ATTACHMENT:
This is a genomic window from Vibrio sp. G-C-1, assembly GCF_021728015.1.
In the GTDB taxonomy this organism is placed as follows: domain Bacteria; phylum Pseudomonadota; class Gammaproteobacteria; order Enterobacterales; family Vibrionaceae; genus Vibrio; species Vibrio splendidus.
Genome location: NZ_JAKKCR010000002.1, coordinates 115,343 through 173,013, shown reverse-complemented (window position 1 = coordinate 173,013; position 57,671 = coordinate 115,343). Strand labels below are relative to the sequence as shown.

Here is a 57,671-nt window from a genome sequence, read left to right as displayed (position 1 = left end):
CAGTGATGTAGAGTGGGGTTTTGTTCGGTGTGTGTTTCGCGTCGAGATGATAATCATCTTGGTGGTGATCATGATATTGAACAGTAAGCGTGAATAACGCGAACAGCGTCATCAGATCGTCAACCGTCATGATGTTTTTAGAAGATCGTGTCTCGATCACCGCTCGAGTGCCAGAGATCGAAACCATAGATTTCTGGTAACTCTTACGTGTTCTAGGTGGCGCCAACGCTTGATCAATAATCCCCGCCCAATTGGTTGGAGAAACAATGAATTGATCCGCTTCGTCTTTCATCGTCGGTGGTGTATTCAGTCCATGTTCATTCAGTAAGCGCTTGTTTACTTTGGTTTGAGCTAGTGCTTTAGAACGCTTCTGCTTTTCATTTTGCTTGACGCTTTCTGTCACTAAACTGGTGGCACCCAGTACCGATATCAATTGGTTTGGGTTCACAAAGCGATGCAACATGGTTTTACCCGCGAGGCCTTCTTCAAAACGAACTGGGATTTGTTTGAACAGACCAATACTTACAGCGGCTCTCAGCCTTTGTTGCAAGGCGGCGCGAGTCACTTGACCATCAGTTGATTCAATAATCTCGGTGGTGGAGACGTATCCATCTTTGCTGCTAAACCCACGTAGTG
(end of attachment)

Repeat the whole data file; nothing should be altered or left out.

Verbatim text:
This is a genomic window from Vibrio sp. G-C-1, assembly GCF_021728015.1.
In the GTDB taxonomy this organism is placed as follows: domain Bacteria; phylum Pseudomonadota; class Gammaproteobacteria; order Enterobacterales; family Vibrionaceae; genus Vibrio; species Vibrio splendidus.
Genome location: NZ_JAKKCR010000002.1, coordinates 115,343 through 173,013, shown reverse-complemented (window position 1 = coordinate 173,013; position 57,671 = coordinate 115,343). Strand labels below are relative to the sequence as shown.

Here is a 57,671-nt window from a genome sequence, read left to right as displayed (position 1 = left end):
CAGTGATGTAGAGTGGGGTTTTGTTCGGTGTGTGTTTCGCGTCGAGATGATAATCATCTTGGTGGTGATCATGATATTGAACAGTAAGCGTGAATAACGCGAACAGCGTCATCAGATCGTCAACCGTCATGATGTTTTTAGAAGATCGTGTCTCGATCACCGCTCGAGTGCCAGAGATCGAAACCATAGATTTCTGGTAACTCTTACGTGTTCTAGGTGGCGCCAACGCTTGATCAATAATCCCCGCCCAATTGGTTGGAGAAACAATGAATTGATCCGCTTCGTCTTTCATCGTCGGTGGTGTATTCAGTCCATGTTCATTCAGTAAGCGCTTGTTTACTTTGGTTTGAGCTAGTGCTTTAGAACGCTTCTGCTTTTCATTTTGCTTGACGCTTTCTGTCACTAAACTGGTGGCACCCAGTACCGATATCAATTGGTTTGGGTTCACAAAGCGATGCAACATGGTTTTACCCGCGAGGCCTTCTTCAAAACGAACTGGGATTTGTTTGAACAGACCAATACTTACAGCGGCTCTCAGCCTTTGTTGCAAGGCGGCGCGAGTCACTTGACCATCAGTTGATTCAATAATCTCGGTGGTGGAGACGTATCCATCTTTGCTGCTAAACCCACGTAGTG